Rot is bad for buried gear.
Moisture is your number 1 enemy.
So instead of wood, use plastic and metal containers only.
Yes, metal does rust over long periods of time.
But metal is also highly resistant to rodents and insects.
Thus, making it an excellent container in low-moisture desert conditions.
Wet regions require your caches to be waterproof,.
Like plastic cases – but unfortunately, plastic is more vulnerable to the gnawing teeth of rodents.
So you have to evaluate your environment and plan accordingly.
Here is a list of some potential configurations:
PVC Tube Cache
PVC is designed to be buried in the ground and comes in just about any size you can imagine.
And PVC is relatively inexpensive and readily available.
PVC caches make for a fairly straightforward DIY project.
Just make sure you use an amazingly tough sealant to lock and seal the end caps.
It needs to be 100% waterproof!
Garbage Cans or Barrels Cache
These can be plastic or metal but the biggest challenge is sealing them from moisture.
If you plan to bury a garbage can underground, duct tape or cordage isn’t a good enough seal.
You need a way to create a high-quality waterproof seal.
Also, big caches are difficult to bury because of their size.
For these reasons, I prefer medium-sized or smaller caches vs. a single large, poorly sealed cache.
Pelican Case Cache
Pelican cases can be used.
They are built to be tough and weather-resistant, so they perform well under stressful conditions.
These can be bought in both plastic and metal options and also come in a variety of sizes.
That’s why they’re my preferred cache container.
Again, use the best sealer you can find and apply it liberally to the lid to ensure you keep moisture out.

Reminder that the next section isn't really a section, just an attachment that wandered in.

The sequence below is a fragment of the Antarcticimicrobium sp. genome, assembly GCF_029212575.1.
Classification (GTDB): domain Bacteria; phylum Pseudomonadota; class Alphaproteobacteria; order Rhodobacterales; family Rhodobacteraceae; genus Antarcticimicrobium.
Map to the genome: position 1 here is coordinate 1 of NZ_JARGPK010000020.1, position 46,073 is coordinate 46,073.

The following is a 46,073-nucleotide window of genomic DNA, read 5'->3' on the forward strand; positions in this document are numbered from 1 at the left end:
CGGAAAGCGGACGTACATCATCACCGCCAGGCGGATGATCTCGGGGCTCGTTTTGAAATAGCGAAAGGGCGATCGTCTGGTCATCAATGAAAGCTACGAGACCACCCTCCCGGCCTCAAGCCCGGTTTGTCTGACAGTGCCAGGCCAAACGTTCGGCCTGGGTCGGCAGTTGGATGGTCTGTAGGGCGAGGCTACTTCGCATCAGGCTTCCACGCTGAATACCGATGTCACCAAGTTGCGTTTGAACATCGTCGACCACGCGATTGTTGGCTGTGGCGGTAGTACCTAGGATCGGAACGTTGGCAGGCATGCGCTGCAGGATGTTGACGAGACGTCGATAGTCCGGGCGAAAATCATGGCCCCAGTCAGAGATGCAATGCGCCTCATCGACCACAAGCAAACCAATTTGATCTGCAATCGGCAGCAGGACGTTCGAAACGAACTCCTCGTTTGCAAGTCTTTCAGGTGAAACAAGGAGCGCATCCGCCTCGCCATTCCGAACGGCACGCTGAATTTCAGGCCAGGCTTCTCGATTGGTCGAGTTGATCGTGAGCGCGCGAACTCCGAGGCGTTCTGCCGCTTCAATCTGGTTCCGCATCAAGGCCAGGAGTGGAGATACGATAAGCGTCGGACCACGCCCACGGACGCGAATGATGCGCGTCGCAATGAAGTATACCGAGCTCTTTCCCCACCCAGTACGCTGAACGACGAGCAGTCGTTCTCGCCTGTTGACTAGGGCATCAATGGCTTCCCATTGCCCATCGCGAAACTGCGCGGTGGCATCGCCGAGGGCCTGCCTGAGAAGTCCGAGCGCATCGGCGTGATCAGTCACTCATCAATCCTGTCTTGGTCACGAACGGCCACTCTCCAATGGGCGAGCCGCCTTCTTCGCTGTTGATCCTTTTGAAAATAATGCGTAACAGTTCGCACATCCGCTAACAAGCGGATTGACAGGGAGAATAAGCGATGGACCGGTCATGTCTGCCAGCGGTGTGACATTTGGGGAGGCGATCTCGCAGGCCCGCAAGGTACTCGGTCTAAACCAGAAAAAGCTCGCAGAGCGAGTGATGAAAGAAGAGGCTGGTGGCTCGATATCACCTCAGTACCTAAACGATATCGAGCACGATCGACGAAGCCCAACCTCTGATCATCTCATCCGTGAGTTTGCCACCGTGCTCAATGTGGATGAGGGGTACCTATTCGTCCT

Waterproof Box Cache
Easily obtainable online and at outdoor or surplus stores. They keep moisture out and are resistant to weathering.
↓ Hiding a Survival Kit Cache using a Pelican 1150 Case
↓ Build And Bury A Survival Cache
↓ Digging Up A Survival Cache After 1 YEAR!!
↓ Everything You Need to Know About Supply Caches
When it comes to survival caches, I can’t think of a situation where more is not better.
If having one cache is good – having 10 is better.
The bottom line is:
The more caches increase your odds of having hidden supplies available when resources become scarce.
However, just because more is better doesn’t mean more is easier.
And that’s the rub…
Planning more means you need to:
- purchase more supplies
- buy more cache containers
- find more hidden locations
- work harder to hide them all
- and remember where they’re all located
So you need to decide what’s the right amount and size of your cache network.
I recommend a couple of medium-sized ones first, along with several ones.
This strategy helps spread your survival supplies, effectively taking all of your eggs out of one basket.
Keeping your entire network of caches less vulnerable to a single event (theft/destruction/decay).
That way, you can afford to lose one or two caches and still be ok.
Plus medium and small caches are easier to hide and manage than large ones.
Waterproofing Your Survival Cache
The most important aspect of your container is that it’s waterproof.
As soon as moisture gets into your supply, everything will become compromised.
Even small traces of moisture will spoil organic items (food cache), ruin supplies (matches), and rust metal (gear) items.
For this reason:
I recommend adding an extra layer of moisture protection to your container no matter which type you pick.
Zip locks work well for this task and are very cost-effective.
Heck, you can even double-bag your items with zip locks.
You should also put smaller waterproof containers inside larger ones to help provide another level of moisture protection.
You could put a smaller PVC pipe inside a larger one, both with excellent waterproofed end caps.
Or you can put a PVC cache inside a container.
Redundant moisture protection will help ensure your cache remains bone dry.
You also need to consider trapped moisture.
Many items inherently hold moisture by default.
If you store these items with moisture in it, that moisture will eventually release and turn into condensation and humidity inside your sealed cache.
Potentially developing rust on your gun barrels and ammo.